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“Dishonest Craven Panderer”: Mitt Romney Joins Gas Price Demagoguery

For someone running for office on the strength of his knowledge and experience in the free-market economy, Mitt Romney sure is spouting a lot of ignorant nonsense. Romney has used the same epithet—“doesn’t understand the economy”—against both President Obama and Newt Gingrich.

But Romney is contradicting basic economic facts on the campaign trail this week. He has adopted Gingrich’s demagogic strategy of blaming President Obama for rising gas prices. On Sunday Romney told Fox News there is “no question” Obama’s policies are responsible for prices at the pump. “He said that energy prices would skyrocket under his views, and he selected three people to help him implement that program. The secretary of energy, the secretary of interior and EPA administrator. And this gas hike trio has been doing the job over the last three-and-a-half years, and gas prices are up.” Romney has repeated those comments at campaign events on Sunday and Monday.

Romney, of course, is pulling a bait-and-switch when he claims Obama stated a goal of raising gas prices. Obama did say that his cap-and-trade proposal would raise prices of electricity, which Romney conflates with gasoline by collectively lumping them as energy. But cap-and-trade did not pass. Romney fails to specify which policies Obama has enacted that have raised the price of petroleum, because there aren’t any. The only argument Republicans such as Romney and Gingrich can muster is that Obama has rejected some proposals to drill for oil or build pipelines in environmentally precarious locations.

Aggregate domestic oil drilling has actually risen under Obama. But that doesn’t matter. Suppose it had declined. Oil is a global, fungible commodity. As demand increases in industrializing nations such as China and India, prices are sure to rise eventually. Global supply of oil is finite, so there is no way that global demand can increase indefinitely without prices going up.

You’d think from listening to Romney and Gingrich that they were ideological fellow travelers of Hugo Chávez. After all, their proposal to reduce American gas prices would help only if we nationalized the oil industry. If we continue to operate as a free-market economy, then ExxonMobil will sell the oil they drill here to the highest bidder, not necessarily the American consumer.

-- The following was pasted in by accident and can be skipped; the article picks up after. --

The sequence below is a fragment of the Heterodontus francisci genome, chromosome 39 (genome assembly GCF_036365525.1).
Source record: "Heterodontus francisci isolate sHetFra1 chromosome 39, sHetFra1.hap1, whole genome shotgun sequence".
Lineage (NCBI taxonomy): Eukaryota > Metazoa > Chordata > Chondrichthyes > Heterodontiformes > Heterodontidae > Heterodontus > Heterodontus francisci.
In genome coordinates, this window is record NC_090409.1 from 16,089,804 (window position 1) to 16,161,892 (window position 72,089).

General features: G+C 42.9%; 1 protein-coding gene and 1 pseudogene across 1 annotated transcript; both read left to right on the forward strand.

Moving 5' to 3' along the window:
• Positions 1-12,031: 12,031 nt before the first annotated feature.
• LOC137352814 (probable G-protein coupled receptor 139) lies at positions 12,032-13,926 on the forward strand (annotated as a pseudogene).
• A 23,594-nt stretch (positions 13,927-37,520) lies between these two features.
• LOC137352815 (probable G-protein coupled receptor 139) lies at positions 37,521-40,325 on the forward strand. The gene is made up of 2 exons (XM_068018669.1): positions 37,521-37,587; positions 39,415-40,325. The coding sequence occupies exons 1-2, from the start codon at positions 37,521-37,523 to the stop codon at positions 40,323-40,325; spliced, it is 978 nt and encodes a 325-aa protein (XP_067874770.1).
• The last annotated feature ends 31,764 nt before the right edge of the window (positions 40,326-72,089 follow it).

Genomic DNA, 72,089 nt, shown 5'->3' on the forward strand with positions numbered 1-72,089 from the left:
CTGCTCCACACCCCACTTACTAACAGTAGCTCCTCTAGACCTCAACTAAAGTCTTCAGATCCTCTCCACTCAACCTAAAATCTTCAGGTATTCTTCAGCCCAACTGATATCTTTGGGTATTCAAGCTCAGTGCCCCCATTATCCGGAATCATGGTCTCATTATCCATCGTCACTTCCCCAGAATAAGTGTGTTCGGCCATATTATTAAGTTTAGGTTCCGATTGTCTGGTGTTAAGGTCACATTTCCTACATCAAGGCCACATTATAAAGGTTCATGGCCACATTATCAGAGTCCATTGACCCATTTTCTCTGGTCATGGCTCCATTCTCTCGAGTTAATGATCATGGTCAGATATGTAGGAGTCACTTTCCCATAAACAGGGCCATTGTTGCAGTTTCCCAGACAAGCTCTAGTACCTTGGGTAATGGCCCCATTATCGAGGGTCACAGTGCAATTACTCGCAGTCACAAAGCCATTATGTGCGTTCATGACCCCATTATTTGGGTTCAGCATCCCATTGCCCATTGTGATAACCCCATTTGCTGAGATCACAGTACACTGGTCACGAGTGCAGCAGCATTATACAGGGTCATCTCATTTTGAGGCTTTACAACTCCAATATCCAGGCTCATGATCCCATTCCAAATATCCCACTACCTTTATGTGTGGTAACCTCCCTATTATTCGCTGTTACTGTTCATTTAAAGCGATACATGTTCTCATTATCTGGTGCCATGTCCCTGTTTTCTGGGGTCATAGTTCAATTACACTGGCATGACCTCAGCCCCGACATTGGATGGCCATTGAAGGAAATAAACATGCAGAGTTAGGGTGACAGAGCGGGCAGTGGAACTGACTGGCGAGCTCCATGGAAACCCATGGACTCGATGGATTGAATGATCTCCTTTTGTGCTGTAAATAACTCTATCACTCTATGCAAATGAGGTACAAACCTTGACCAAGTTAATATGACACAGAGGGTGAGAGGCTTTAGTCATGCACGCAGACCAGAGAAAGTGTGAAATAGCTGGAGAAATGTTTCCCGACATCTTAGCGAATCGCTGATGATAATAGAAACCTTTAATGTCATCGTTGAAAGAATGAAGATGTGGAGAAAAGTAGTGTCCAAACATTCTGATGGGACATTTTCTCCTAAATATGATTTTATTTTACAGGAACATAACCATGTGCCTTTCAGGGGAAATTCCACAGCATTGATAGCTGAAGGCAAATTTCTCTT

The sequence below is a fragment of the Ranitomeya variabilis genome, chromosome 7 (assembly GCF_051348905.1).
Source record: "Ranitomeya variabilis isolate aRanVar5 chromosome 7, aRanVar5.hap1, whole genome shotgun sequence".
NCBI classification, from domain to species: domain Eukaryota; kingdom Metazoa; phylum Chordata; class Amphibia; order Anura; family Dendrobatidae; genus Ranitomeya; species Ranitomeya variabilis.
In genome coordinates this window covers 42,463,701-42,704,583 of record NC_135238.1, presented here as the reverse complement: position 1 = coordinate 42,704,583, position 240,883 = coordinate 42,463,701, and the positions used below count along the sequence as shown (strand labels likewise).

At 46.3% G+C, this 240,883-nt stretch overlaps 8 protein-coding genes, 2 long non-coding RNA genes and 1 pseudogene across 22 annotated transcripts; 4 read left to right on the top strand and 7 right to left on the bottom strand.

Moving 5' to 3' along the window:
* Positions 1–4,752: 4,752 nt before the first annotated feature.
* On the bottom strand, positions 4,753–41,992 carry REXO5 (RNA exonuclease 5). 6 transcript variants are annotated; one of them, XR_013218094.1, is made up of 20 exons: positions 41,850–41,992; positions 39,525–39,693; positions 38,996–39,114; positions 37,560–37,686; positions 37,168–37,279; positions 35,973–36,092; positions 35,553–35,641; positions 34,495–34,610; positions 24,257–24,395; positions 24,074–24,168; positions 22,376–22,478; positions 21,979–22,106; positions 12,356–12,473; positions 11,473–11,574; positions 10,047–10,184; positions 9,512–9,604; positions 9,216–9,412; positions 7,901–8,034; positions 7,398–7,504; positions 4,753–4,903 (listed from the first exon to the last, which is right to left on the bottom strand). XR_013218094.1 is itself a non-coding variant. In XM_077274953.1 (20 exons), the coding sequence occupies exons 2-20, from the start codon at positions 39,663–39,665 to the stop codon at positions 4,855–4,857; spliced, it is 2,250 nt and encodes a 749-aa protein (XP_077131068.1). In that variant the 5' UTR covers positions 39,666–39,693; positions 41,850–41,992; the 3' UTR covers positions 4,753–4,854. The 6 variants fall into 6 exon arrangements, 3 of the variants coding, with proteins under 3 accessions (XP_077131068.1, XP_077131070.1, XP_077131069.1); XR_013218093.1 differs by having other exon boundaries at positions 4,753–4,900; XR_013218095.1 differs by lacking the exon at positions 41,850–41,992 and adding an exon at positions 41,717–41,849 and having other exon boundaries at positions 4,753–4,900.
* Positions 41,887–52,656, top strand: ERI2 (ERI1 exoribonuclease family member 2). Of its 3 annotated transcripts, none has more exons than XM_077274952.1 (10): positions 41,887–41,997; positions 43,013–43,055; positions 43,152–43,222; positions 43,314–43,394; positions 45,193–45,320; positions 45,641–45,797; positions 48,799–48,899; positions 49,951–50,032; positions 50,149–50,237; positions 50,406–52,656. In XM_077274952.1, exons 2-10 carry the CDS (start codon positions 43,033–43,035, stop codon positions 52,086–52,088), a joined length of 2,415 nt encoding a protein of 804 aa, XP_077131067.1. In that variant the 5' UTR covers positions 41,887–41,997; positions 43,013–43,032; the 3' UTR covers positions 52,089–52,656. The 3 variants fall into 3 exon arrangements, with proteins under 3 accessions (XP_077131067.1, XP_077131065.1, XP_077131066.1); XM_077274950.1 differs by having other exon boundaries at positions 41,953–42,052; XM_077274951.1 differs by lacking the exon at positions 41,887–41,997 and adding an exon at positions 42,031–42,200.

Even if we did nationalize the oil industry, increased drilling would have a limited impact on prices. We account for about 25 percent of global annual oil consumption, while we have only 2 percent of the world’s proven oil reserves.

So there are two possibilities: either Romney doesn’t understand how the economy works, or he is just a dishonest craven panderer. Considering that he holds two advanced degrees from Harvard, counts on Harvard professors as economic and foreign policy advisers and cites Harvard professors in his speeches—while bashing Obama for “taking advice from the Harvard faculty lounge”—my guess is that the answer is the latter.

 

By: Ben Adler, The Nation, March 20, 2012

March 21, 2012 Posted by | Election 2012, Energy | , , , , , , , | Leave a comment

“Natural Born Drillers”: Republicans Are Just Plain “Full Of Gas”

To be a modern Republican in good standing, you have to believe — or pretend to believe — in two miracle cures for whatever ails the economy: more tax cuts for the rich and more drilling for oil. And with prices at the pump on the rise, so is the chant of “Drill, baby, drill.” More and more, Republicans are telling us that gasoline would be cheap and jobs plentiful if only we would stop protecting the environment and let energy companies do whatever they want.

Thus Mitt Romney claims that gasoline prices are high not because of saber-rattling over Iran, but because President Obama won’t allow unrestricted drilling in the Gulf of Mexico and the Arctic National Wildlife Refuge. Meanwhile, Stephen Moore of The Wall Street Journal tells readers that America as a whole could have a jobs boom, just like North Dakota, if only the environmentalists would get out of the way.

The irony here is that these claims come just as events are confirming what everyone who did the math already knew, namely, that U.S. energy policy has very little effect either on oil prices or on overall U.S. employment. For the truth is that we’re already having a hydrocarbon boom, with U.S. oil and gas production rising and U.S. fuel imports dropping. If there were any truth to drill-here-drill-now, this boom should have yielded substantially lower gasoline prices and lots of new jobs. Predictably, however, it has done neither.

Why the hydrocarbon boom? It’s all about the fracking. The combination of horizontal drilling with hydraulic fracturing of shale and other low-permeability rocks has opened up large reserves of oil and natural gas to production. As a result, U.S. oil production has risen significantly over the past three years, reversing a decline over decades, while natural gas production has exploded.